SQL Script to Review Backup and Restore Processes

A coworker shared this awesome script to monitor backup and restore operation progress. I am not sure of the origin, but is definitely has become an essential member of my SQL scripts folder.

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Indexing – SQLServerCentral.com Stairway Series

SQLServerCentral.com has an excellent series on indexing. Indexing seems pretty  straightforward, improve queries performance. Blah. Blah.  In reality, they can get away from even the most seasoned DBA. The stairway series are great to learn or RE-learn SQL server specific topics. Excellent resource!

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Scripting User Database Rights

All DBA’s will be tasked at time to refresh a copy of production to a development, reporting or promote as adatbase to a UAT or QA environment. Many times it is important to retain the existing users rights on the target instance.
The script uses the sys.database_role_members, sys.database_principals, sys.database_permissions, sys.sysobjects and sys.sysusers tables.

Some things to note:

  • Script does not remove or reduce rights if the user already exists.
  • Create user statements that test if users already exits.
  • Add users to existing database roles.
  • Scripts object level grants.

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SQL Skills – Use Outlook as Your RSS Viewer

RSS feeds in Outlook

Outlook and RSS Feed Viewer

We spend hours and hours staring at our email One of the most popular email client is MS Outlook. One thing I like to do is to add my favorite feeds to my client. It makes posts readily available and easy to share. Plus, it is a good distration to enhance your skills or just a  good distraction. 

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Disk Space – Finding I/O Bottlenecks(SQLIO)

As a production DBA , I get to start diving into the internals of the SQL Server environment. Over the last year, we had an opportunity to ‘let loose’ on a new clustered environment with a dedicated SAN.  Zoom… Zoom…Zoom! It was like performing sea trials or a shakedown tour in a new ship. Much of the testing centered around the execution of existing SQL code and processes. We were able to set-up a series of tests using the  Microsoft ‘s  SQLIO Disk Subsystem Benchmark Tool to saturate the disk subsystems.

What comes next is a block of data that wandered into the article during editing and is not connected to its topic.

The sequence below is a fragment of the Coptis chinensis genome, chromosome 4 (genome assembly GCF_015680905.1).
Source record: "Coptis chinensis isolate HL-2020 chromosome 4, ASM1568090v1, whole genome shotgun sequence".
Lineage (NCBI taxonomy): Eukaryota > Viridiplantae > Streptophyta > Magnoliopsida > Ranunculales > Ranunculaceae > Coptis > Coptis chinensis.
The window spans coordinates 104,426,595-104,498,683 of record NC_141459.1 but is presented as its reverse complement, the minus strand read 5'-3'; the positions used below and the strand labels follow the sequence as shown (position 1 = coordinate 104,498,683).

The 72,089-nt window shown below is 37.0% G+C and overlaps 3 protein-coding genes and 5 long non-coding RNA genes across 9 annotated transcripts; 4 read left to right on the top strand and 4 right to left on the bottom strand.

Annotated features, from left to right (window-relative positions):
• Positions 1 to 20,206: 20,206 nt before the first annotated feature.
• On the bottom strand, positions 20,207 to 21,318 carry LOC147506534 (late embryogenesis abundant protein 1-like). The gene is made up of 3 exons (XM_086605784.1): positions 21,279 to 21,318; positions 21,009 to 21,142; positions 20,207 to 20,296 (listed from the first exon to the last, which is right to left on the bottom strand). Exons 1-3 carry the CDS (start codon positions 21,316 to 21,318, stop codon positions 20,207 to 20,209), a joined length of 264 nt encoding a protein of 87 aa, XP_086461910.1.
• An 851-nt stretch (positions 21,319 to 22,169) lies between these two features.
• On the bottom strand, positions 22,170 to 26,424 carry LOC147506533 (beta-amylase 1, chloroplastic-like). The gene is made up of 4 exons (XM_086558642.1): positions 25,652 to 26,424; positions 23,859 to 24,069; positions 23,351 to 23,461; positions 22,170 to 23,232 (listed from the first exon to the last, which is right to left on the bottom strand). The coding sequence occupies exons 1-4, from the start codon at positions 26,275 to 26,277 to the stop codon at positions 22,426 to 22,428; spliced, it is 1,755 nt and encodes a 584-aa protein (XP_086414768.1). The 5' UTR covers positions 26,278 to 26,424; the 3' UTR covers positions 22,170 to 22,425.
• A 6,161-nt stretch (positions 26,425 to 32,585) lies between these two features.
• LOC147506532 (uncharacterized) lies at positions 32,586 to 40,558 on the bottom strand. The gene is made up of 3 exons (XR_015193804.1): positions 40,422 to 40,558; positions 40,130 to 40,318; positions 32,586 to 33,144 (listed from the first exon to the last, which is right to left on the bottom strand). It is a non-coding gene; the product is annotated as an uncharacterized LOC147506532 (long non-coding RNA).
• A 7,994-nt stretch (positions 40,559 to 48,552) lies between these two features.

The tool does not actually test your SQL Server configuration , but provides the means to script out and execute a controlled load against the disk subsystem. Scripts can be executed to create a variety of read and write operations. Parameters allow the load to use a variety of file sizes, number of threads, latency, outstanding requests in random or sequential reads/writes for specific durations.   I am not going to get into the specifics of the scripts we used. The links below provide a much better examples than I could tap out in this post.

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One important tool in managing disk space is to make sure the system accurately reports space used by tables.  DBCC UPDATEUSAGE will update the values returned by sp_spaceused.

The output of sp_spaceused “displays the number of rows, disk space reserved, and disk space used by a table, indexed view, or Service Broker queue in the current database, or displays the disk space reserved and used by the whole database.”  One thing to note when reviewing the output is you may see the the reserved size is disportionately larger than the data and index space used. The reserved space should always be greater, but in one case I did see > 20 GB of difference. The space reported by system can get out of whack (technical term) from repeated use of TRUNCATE statements and frequent DDL statements.

Excellent article on DBCC UPDATEUSAGE by Armando Prato.

Google search for DBCC UPDATEUSAGE.

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Query Plans and active query information

Quick script to see active processes and to grab the query plan. It leverages some DMVs to get the query text and plan. Only can be used on SQL 2005 and above. It is a great and light wight way to see what is going on with the server and performance tuning.